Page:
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Grammar Lesson 101: Prepositions and What You Should Know

Prepositions are tricky bits of English grammar that even some native speakers have difficulty mastering. Part of the problem is that there are no hard-and-fast rules about what preposition to use and when to use it. Generally speaking, the best way to learn when to use a particular preposition is to master the entire phrase it belongs to.

What Is a Preposition?

There are very specific words that belong to the preposition class of words. Some of the most common ones include:

  • About
  • After
  • At
  • Between
  • By
  • Except
  • For
  • From
  • In
  • Of
  • Off
  • Up
  • With

A preposition is a word that shows the relationship between a noun or a pronoun and another element or word in the rest of the sentence. Let us take a look at how prepositions work.

  • He swam between the buoys.

The preposition between connects the noun buoys with the verb swam.

  • The dog jumped from the sofa.

The preposition from connects the noun sofa with the verb jumped.

  • There are plenty of jobs available.

The preposition of connects the noun job with the adjective plenty.

Prepositional Problems

Because prepositional words tend to have more than one function, learning when and how to use a particular preposition can be tricky. The word “at,” for instance, has 18 different functions. English learners can directly translate a preposition from their native language. However, there are no real rules about when to use a particular word and mistakes are easily made.

For instance, the sentences “I will leave at noon.” and “I will leave by noon.” are both correct and convey the generally the same meaning (who is leaving and at what time). However, changing the preposition to after — I will leave after noon — changes the meaning of the sentence entirely.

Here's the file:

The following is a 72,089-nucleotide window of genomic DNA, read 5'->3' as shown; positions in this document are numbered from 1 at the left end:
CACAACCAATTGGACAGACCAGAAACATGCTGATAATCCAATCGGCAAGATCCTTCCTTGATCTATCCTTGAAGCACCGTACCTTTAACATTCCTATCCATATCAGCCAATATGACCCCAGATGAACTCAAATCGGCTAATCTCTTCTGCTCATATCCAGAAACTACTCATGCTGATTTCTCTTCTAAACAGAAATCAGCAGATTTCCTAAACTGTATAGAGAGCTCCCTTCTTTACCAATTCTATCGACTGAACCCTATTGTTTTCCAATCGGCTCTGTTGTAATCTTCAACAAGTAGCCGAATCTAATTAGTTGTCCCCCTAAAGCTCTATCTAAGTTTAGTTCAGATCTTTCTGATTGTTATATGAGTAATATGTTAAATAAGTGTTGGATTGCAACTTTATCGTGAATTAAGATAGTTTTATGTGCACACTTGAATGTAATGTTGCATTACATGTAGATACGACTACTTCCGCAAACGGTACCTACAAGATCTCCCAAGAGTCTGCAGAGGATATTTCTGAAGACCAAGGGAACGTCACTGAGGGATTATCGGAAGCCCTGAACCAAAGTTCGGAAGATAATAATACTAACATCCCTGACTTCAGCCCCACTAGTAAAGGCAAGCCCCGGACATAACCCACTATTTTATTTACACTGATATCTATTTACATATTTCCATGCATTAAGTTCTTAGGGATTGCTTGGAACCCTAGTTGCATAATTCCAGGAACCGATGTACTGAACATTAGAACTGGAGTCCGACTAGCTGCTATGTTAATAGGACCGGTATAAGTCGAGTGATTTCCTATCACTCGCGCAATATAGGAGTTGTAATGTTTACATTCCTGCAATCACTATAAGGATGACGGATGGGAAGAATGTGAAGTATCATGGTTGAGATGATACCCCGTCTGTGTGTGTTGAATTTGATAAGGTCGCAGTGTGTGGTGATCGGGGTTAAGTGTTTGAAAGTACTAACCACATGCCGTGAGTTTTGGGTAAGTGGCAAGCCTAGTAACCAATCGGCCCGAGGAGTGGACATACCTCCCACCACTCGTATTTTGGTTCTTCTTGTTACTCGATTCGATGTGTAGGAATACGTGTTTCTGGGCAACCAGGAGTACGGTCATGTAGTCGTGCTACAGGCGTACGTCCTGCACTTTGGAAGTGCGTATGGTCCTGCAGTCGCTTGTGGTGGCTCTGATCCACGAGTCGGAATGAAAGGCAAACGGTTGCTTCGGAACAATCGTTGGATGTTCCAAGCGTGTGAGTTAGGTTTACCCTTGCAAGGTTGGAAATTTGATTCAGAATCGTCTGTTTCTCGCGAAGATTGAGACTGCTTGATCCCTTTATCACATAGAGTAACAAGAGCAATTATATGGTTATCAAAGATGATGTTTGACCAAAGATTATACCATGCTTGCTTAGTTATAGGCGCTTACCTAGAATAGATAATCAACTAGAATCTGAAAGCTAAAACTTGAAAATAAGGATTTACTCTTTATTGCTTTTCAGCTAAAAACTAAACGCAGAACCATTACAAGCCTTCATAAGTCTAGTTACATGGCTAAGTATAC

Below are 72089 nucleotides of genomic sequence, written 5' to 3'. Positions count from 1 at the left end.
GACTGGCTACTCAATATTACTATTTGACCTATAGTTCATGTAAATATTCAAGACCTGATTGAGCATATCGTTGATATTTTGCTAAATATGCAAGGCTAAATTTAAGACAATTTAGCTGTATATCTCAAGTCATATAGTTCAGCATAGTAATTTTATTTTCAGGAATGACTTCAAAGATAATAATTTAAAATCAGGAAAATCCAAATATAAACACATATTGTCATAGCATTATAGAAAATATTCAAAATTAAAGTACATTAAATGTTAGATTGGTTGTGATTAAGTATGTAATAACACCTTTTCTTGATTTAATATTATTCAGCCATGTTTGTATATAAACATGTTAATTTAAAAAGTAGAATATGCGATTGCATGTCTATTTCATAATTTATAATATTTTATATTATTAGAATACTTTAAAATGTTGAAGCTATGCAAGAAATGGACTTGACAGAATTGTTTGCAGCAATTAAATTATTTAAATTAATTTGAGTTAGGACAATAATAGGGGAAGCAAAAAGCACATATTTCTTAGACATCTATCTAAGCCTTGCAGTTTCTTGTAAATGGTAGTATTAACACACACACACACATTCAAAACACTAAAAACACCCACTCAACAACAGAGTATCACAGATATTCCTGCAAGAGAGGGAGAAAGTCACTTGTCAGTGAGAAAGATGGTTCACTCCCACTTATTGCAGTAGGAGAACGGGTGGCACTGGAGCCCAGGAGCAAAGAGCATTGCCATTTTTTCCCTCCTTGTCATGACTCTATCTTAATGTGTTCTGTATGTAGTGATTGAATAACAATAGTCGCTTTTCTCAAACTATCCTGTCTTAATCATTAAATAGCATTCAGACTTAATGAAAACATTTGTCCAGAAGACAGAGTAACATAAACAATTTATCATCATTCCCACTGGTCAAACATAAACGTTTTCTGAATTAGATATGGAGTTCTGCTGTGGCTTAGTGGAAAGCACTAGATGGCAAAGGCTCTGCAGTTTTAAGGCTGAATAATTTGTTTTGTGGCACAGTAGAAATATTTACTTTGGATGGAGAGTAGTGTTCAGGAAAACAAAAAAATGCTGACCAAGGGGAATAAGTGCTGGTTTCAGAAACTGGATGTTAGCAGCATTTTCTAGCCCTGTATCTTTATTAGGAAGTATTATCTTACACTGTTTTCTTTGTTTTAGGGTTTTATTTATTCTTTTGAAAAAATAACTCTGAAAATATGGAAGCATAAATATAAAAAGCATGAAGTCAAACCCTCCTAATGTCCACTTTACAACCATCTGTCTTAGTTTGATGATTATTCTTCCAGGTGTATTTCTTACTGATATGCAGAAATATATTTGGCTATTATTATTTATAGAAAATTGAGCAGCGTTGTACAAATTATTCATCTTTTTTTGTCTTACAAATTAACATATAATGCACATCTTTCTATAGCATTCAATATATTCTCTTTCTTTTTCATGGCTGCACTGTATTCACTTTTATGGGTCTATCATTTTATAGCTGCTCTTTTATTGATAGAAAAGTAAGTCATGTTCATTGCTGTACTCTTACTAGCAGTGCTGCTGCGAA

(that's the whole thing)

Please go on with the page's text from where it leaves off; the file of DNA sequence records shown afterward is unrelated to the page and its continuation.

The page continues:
How to Learn When to Use Prepositions

There are some general guidelines that can help English learners know when to use particular prepositions:

  • “On” with days of the week. I will see you on
  • “In” for months and years. I was born in I visited Spain in 2018.
  • “At” for specific times. I will meet you at 5 PM.

Though it should be noted that there are more exceptions to the rules than there are guidelines to follow.

Native English speakers grow up learning when to use particular prepositions not by memorization of rules because there are not any, but by mimicking what they have heard. The best way to learn prepositions is to practice your English speaking skills on a regular basis. It's through practice, you will learn when to use prepositions.

Regular use of prepositions through practice will help to ensure learners make fewer errors and achieve greater mastery. If you need further assistance in preparing for your IELTS exam, please feel free to explore the content on our website for practice materials or contact your nearest Test Centre today!


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